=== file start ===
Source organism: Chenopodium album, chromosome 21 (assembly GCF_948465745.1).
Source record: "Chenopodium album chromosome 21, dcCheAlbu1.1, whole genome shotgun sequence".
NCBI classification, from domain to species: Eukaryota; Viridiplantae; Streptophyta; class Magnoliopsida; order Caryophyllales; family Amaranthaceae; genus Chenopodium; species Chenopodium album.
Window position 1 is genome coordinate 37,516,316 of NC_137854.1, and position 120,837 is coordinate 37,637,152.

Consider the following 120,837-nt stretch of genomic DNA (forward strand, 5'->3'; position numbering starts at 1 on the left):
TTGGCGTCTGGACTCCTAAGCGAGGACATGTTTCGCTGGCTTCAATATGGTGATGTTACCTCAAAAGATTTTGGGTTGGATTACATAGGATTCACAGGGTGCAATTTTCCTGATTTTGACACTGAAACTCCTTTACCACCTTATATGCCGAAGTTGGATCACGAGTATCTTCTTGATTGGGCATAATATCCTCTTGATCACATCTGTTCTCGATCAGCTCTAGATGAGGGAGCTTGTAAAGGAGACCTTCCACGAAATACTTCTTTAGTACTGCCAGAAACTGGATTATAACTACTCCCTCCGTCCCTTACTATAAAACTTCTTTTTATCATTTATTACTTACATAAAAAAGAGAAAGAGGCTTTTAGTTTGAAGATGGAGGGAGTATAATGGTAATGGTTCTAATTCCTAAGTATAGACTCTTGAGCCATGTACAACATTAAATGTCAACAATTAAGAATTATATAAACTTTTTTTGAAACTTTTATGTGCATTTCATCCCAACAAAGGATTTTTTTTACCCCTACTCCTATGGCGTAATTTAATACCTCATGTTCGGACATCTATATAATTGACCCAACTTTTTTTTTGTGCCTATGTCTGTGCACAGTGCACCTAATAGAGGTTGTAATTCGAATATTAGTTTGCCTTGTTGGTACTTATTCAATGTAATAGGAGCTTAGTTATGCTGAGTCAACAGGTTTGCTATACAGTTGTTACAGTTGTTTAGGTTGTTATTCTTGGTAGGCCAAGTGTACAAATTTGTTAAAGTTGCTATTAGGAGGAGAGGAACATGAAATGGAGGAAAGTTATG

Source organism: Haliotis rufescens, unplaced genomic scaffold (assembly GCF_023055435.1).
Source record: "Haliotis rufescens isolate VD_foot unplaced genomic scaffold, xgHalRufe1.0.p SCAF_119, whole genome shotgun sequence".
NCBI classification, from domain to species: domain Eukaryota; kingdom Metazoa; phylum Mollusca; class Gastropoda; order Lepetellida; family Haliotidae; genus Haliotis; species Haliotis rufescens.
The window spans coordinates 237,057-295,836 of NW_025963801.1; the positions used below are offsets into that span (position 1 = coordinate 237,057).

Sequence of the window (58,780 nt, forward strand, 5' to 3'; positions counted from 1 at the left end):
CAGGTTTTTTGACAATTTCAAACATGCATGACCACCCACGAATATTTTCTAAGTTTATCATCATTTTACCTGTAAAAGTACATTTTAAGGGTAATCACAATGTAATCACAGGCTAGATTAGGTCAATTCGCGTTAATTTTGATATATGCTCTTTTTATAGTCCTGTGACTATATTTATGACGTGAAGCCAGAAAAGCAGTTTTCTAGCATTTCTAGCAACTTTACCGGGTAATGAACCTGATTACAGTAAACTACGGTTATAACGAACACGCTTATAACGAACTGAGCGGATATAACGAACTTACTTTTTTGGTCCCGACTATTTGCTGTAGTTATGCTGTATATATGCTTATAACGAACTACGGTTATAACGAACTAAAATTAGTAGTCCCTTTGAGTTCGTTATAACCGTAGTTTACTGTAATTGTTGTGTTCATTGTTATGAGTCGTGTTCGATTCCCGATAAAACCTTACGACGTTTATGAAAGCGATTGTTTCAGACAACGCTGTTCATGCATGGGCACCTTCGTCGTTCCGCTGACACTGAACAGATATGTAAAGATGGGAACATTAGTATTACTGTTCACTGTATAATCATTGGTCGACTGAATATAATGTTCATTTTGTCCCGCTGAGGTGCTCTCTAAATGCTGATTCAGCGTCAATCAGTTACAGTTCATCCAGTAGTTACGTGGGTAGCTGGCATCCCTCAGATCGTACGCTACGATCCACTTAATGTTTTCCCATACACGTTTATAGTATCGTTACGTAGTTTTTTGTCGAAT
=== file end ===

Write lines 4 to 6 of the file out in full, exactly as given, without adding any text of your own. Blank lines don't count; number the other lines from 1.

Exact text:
Window position 1 is genome coordinate 37,516,316 of NC_137854.1, and position 120,837 is coordinate 37,637,152.

Consider the following 120,837-nt stretch of genomic DNA (forward strand, 5'->3'; position numbering starts at 1 on the left):
TTGGCGTCTGGACTCCTAAGCGAGGACATGTTTCGCTGGCTTCAATATGGTGATGTTACCTCAAAAGATTTTGGGTTGGATTACATAGGATTCACAGGGTGCAATTTTCCTGATTTTGACACTGAAACTCCTTTACCACCTTATATGCCGAAGTTGGATCACGAGTATCTTCTTGATTGGGCATAATATCCTCTTGATCACATCTGTTCTCGATCAGCTCTAGATGAGGGAGCTTGTAAAGGAGACCTTCCACGAAATACTTCTTTAGTACTGCCAGAAACTGGATTATAACTACTCCCTCCGTCCCTTACTATAAAACTTCTTTTTATCATTTATTACTTACATAAAAAAGAGAAAGAGGCTTTTAGTTTGAAGATGGAGGGAGTATAATGGTAATGGTTCTAATTCCTAAGTATAGACTCTTGAGCCATGTACAACATTAAATGTCAACAATTAAGAATTATATAAACTTTTTTTGAAACTTTTATGTGCATTTCATCCCAACAAAGGATTTTTTTTACCCCTACTCCTATGGCGTAATTTAATACCTCATGTTCGGACATCTATATAATTGACCCAACTTTTTTTTTGTGCCTATGTCTGTGCACAGTGCACCTAATAGAGGTTGTAATTCGAATATTAGTTTGCCTTGTTGGTACTTATTCAATGTAATAGGAGCTTAGTTATGCTGAGTCAACAGGTTTGCTATACAGTTGTTACAGTTGTTTAGGTTGTTATTCTTGGTAGGCCAAGTGTACAAATTTGTTAAAGTTGCTATTAGGAGGAGAGGAACATGAAATGGAGGAAAGTTATG